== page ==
user. The server sends a SYNCH to the user. The
           server sends a break reset command to the user.          6c4c

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       Notes and Comments:                                            6d

         Even-numbered commands, greater than zero, are in
         error, since they will have the low-order bit off. The
         command should be interpreted as equal to zero, which
         means that any classes reset bytes ([TC1 TC2] [BC1
         BC2]) will be in error. (The IAC SE, at the end of the
         command, eliminates any parsing problems due to this
         error.)                                                     6d1

         Serving hosts will generally instruct using hosts not
         to echo break characters, even though it might be
         alright to echo most break characters. For example,
         <cr> is usually a safe character to echo but <esc> is
         not. TENEX Exec is willing to accept either, during
         filename specification. Therefore, the using host must
         be instructed not to echo any break characters.             6d2

           This is generally a tolerable problem, since the
           serving host has to send an RCTE command at this
           point, anyhow. Adding an echo for the break character
           to the message will not cause any extra network
           traffic.                                                 6d2a

         The RCTE Option entails a rather large overhead. In a
         true character-at-a-time situation, this overhead is
         not justified. But on the average, it should result in
         significant savings, both in network traffic and host
         wake-ups.                                                   6d3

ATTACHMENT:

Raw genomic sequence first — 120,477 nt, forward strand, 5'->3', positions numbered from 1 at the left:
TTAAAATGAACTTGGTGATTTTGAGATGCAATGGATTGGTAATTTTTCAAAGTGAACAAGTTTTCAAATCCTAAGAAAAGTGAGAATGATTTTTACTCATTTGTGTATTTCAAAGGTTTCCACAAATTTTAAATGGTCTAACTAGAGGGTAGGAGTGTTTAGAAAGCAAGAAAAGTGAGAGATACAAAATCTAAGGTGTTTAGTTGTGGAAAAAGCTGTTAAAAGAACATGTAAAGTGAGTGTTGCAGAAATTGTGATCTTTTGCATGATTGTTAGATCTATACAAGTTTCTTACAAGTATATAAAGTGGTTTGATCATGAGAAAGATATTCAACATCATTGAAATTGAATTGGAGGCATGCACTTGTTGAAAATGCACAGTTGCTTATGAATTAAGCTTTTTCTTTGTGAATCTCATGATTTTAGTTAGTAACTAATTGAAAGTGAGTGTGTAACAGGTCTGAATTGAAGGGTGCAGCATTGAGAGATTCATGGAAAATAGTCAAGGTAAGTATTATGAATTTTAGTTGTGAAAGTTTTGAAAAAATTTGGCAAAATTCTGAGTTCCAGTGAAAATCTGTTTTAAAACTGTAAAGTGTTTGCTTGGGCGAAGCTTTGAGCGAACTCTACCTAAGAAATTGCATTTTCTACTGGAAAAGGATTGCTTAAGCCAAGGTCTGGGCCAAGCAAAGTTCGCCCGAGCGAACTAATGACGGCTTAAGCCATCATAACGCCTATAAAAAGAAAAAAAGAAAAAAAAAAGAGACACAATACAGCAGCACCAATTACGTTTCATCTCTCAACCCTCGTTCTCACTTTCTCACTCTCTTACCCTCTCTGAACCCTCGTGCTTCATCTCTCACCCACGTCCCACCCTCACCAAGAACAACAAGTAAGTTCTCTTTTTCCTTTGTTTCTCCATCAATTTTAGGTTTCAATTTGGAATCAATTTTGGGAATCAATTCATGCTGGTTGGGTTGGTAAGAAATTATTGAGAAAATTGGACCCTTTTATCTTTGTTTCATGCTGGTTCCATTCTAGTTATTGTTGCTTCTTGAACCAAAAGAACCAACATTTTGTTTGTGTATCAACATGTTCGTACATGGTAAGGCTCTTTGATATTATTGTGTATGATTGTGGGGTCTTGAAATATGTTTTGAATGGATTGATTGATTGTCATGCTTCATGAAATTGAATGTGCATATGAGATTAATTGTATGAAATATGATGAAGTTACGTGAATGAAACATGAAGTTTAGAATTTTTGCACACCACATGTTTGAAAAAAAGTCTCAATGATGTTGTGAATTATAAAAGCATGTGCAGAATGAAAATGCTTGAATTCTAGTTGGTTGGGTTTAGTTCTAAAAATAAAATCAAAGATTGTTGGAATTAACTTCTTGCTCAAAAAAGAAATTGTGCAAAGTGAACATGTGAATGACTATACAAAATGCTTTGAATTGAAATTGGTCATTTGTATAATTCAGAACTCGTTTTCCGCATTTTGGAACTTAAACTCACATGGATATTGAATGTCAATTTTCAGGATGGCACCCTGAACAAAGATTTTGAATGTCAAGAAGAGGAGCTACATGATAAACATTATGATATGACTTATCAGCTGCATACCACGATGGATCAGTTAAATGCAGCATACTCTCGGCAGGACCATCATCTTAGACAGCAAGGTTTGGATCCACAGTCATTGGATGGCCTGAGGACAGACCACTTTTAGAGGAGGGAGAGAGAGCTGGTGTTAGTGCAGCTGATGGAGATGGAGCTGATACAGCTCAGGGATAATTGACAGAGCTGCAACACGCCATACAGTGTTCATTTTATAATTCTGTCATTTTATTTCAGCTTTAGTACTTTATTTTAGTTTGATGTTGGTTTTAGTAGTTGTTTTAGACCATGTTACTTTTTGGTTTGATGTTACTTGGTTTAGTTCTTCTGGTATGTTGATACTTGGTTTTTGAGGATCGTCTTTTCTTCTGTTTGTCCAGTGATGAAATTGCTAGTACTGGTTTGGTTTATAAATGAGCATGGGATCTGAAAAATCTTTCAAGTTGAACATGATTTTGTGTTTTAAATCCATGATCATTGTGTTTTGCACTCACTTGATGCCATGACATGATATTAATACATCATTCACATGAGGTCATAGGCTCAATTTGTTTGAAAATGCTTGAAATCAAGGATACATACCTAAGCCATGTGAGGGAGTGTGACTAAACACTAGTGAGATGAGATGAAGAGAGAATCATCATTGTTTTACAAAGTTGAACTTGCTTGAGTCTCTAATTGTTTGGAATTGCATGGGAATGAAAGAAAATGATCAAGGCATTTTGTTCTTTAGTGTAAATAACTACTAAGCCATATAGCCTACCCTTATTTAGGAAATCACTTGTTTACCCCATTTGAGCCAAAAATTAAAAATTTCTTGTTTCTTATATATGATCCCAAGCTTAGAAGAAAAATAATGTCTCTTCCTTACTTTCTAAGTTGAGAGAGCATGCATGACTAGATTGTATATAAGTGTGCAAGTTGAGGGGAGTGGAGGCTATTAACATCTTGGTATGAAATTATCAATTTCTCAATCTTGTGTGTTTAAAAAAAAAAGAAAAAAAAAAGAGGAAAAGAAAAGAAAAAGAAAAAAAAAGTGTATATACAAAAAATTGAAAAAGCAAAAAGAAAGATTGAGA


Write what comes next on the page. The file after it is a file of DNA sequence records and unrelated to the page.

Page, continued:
Buffering Problems and Transmission vs. Printing
         Constraints:                                                6d4

           There are NO mandatory transmission constraints. The
           using host is allowed to send a character a time,
           though this would be a waste of RCTE. The
           transmission classes commands are GUIDELINES, so
           deviating from them, as when the user's buffer gets
           full, is allowed.                                        6d4a

           Additionally, the using host may send a break class
           character, without knowing that it is one (as with
           type-ahead).                                             6d4b

             If the user implementation is clever it may send
             the user entered data to the server before it is
             actually needed. This type ahead data may contain
             break characters.

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             Assume that only space is a break character (that
             is the last break reset command specified print up
             to and including the break characters and set the
             break classes to class 9). Suppose the user had
             typed "abc<space>def<esc>ghi<cr>". The user side
             RCTE could send it all to the server, but it could
             print only "abc<space>", and would have to buffer
             "def<esc>ghi<cr>" at least until a break reset
             command was received from the server. That break
             reset command could change the break ckasses
             requiring rescanning the buffered string.

             For example suppose the break reset command set the
             break characters to class 5 and the action to print
             up to but not including the break character. The
             user RCTE could then print "def" and discard the
             <esc>, but whould have to continue to buffer the

           The problem with buffering occurs when printing on
           the user's terminal must be suspended, after the user
           has typed a currently valid break character and until
           a break reset command is received from the serving
           host. During this time, the user may be typing
           merrily along. The text being typed may be SENT, but
           may not yet be PRINTED.                                  6d4c

           The more common problem of filling the transmission
           buffer, while awaiting a host to host allocate from
           the serving host, may also occur, but this problem is
           well known to implementors and in no way special to